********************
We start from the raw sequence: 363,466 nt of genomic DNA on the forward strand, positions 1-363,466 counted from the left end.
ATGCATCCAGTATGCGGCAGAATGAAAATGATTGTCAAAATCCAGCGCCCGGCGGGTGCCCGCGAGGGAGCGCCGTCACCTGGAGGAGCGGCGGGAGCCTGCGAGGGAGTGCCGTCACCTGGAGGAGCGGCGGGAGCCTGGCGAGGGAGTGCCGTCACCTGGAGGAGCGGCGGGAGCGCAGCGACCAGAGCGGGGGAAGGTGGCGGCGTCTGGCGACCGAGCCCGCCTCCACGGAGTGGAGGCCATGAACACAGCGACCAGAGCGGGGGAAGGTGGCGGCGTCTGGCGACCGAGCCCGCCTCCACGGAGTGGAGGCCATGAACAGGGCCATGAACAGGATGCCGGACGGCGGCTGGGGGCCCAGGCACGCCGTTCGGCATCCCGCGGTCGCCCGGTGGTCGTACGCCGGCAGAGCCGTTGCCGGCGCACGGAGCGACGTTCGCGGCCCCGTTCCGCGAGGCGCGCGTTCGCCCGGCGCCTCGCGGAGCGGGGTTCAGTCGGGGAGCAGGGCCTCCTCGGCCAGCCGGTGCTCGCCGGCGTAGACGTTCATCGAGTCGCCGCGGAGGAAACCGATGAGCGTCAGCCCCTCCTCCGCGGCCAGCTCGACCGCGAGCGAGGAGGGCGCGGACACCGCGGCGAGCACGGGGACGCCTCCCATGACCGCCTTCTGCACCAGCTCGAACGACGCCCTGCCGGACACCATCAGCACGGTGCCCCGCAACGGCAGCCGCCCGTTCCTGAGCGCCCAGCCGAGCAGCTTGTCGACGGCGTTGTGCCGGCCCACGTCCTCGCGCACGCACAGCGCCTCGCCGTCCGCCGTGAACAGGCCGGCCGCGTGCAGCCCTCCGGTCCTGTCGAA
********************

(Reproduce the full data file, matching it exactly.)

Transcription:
We start from the raw sequence: 363,466 nt of genomic DNA on the forward strand, positions 1-363,466 counted from the left end.
ATGCATCCAGTATGCGGCAGAATGAAAATGATTGTCAAAATCCAGCGCCCGGCGGGTGCCCGCGAGGGAGCGCCGTCACCTGGAGGAGCGGCGGGAGCCTGCGAGGGAGTGCCGTCACCTGGAGGAGCGGCGGGAGCCTGGCGAGGGAGTGCCGTCACCTGGAGGAGCGGCGGGAGCGCAGCGACCAGAGCGGGGGAAGGTGGCGGCGTCTGGCGACCGAGCCCGCCTCCACGGAGTGGAGGCCATGAACACAGCGACCAGAGCGGGGGAAGGTGGCGGCGTCTGGCGACCGAGCCCGCCTCCACGGAGTGGAGGCCATGAACAGGGCCATGAACAGGATGCCGGACGGCGGCTGGGGGCCCAGGCACGCCGTTCGGCATCCCGCGGTCGCCCGGTGGTCGTACGCCGGCAGAGCCGTTGCCGGCGCACGGAGCGACGTTCGCGGCCCCGTTCCGCGAGGCGCGCGTTCGCCCGGCGCCTCGCGGAGCGGGGTTCAGTCGGGGAGCAGGGCCTCCTCGGCCAGCCGGTGCTCGCCGGCGTAGACGTTCATCGAGTCGCCGCGGAGGAAACCGATGAGCGTCAGCCCCTCCTCCGCGGCCAGCTCGACCGCGAGCGAGGAGGGCGCGGACACCGCGGCGAGCACGGGGACGCCTCCCATGACCGCCTTCTGCACCAGCTCGAACGACGCCCTGCCGGACACCATCAGCACGGTGCCCCGCAACGGCAGCCGCCCGTTCCTGAGCGCCCAGCCGAGCAGCTTGTCGACGGCGTTGTGCCGGCCCACGTCCTCGCGCACGCACAGCGCCTCGCCGTCCGCCGTGAACAGGCCGGCCGCGTGCAGCCCTCCGGTCCTGTCGAA